Two weeks among the sabras.

A few years ago when Joshua’s sister and brother-in-law were visiting us from Israel, we took a late afternoon walk through Central Park, winding up outside Lasker Pool just before 7pm.   Precisely at 7, the lifeguards all started to blow their whistles, indicating that the pool was closing, and within 3 or 4 minutes the place was empty.    Joshua’s brother-in-law shook his head and said, “Americans are amazing.  This is amazing.”    ”Why?” I asked.   “This would never happen in Israel,”  he said.   “No one would just leave because the lifeguards blew their whistles.”   “But the pool is closing,”  I said (in my very American way.)   “Right,” he said, “but in Israel you’d have to start telling people the pool was closing at least 30 minutes in advance in order to get everyone out by 7.   Some people would pretend they didn’t hear the whistles, others would argue that they’re playing with their kids and refuse to leave…  Stuff like that.”

Even after almost 20 years of marriage to an – admittedly atypical – Israeli man, I am sometimes still surprised at the typically Israeli penchant for ignoring the rules as long as possible, and forgoing all social niceties and politeness that are second nature here in the States.   Israelis are called, and call themselves, “Sabras”.   A sabra is a type of cactus found in abundance in Israel.  It is sweet on the inside and prickly on the outside and is a remarkably accurate symbol.    Once you are on the ‘inside’, there is no warmer or more hospitable group of people, but until you are, watch out for the thorns!

Lines, for example.  Lines are a fuzzy concept at best in Israel, as is waiting your turn.  This first becomes evident at the airport (we flew El Al, which is Israel’s national airline).  Unlike any other airline I’ve ever flown, El Al doesn’t bother to board people by row or zone.  Why?  Because no one would pay attention to them, even if they did.   About 20 minutes before boarding time, a large mass of people gather at the gate, with everyone jockeying to get closer to the front.   The airline does make a pre-boarding announcement, at which point the group surges forward and those who actually need assistance or who are in First or Business Class rush to hand their tickets to the attendants in order to board before everyone else.   When I asked a man in front of us if Business Class (which we flew for the first time on this trip) had been called, he looked at me like I’d lost my mind.  ”It doesn’t matter.  We can board whenever we want.  That’s why we pay more!”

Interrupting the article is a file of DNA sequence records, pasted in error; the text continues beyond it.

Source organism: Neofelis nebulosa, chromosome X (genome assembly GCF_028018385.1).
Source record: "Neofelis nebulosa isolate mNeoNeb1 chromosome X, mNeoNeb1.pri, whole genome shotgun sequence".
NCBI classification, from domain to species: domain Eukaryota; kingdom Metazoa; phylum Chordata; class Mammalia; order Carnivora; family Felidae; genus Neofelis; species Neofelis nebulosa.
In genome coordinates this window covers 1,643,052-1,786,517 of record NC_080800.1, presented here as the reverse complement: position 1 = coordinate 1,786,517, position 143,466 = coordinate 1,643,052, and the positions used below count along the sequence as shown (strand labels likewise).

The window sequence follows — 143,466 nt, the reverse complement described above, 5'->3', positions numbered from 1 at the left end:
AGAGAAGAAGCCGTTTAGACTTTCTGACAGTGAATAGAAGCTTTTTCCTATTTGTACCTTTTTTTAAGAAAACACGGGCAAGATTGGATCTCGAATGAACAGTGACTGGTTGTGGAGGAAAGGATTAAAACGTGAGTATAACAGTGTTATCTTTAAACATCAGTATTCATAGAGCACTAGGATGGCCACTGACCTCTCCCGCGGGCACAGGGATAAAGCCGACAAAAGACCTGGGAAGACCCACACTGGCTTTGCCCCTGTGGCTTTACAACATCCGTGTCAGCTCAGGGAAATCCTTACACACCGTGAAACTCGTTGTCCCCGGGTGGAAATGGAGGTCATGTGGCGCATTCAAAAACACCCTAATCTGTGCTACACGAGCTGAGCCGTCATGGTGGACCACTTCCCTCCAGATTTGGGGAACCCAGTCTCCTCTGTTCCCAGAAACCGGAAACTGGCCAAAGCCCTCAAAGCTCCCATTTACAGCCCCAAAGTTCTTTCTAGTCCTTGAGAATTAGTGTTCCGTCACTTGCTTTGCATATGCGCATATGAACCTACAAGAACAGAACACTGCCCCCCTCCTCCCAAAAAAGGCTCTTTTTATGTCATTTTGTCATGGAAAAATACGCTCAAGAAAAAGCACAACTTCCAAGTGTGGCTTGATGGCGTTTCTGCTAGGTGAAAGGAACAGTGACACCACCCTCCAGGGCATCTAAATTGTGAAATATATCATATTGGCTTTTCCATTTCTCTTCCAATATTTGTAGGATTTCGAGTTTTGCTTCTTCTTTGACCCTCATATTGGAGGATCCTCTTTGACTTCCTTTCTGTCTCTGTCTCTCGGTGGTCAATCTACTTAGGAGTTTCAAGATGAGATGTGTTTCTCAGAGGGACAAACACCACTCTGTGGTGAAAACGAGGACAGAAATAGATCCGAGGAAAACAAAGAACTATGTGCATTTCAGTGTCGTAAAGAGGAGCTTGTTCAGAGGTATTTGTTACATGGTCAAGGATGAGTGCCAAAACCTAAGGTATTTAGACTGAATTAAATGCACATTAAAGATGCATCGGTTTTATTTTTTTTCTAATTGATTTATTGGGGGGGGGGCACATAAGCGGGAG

Right.  Silly me.

For the two weeks we spent in Israel, whether we were boarding trains, walking down stairs or making our way through a crowded market, people shoved, jostled and elbowed their way by us when we didn’t move fast enough, without an “excuse me” or a “sorry” ever passing their lips.

It’s not rude, to their minds.  It’s just the way it is.

That said, I realized how most of the time the people with whom you interact over the course of a day are often not family or friends, but the people you pass on the street; the guy you sit next to on the bus; the person in front of you in the grocery store.  When none of those people are pleasant, it becomes a chore to go out and face something as generally innocuous as a crowded ice cream stand.   Rather than a few minutes wait and possibly some idle small talk, it is an exercise in perseverance and a test of will.

There are many wonderful things about Israel, and I would say the sweetness inside the sabras almost makes up for the prickly exterior.  I understand how living in a country where you are literally surrounded by your enemies might make you more than a little wary and possibly even overly aggressive.

So I guess we can cut them some slack.

After two weeks, however, I was relieved to stand in line at U.S. Passport Control, knowing that no one would shove in front of me or push me aside.   Buying breakfast in the arrivals area at JFK, I felt tangible relief when the guy next to us in line said “excuse me” before reaching in front of me to take a bottle of juice.

It’s good to be home.

About Amy

Amy Milstein was born and raised on a farm in Indiana, but after 20+ years considers herself a full-fledged New Yorker. She is married with two kids, who do not go to school but are instead life learners. This means they learn by living in the world (real life ) instead of hearing about it and simulating it in a classroom. With her family, Amy loves to travel, read, watch movies, write, sew, knit - the list is endless.
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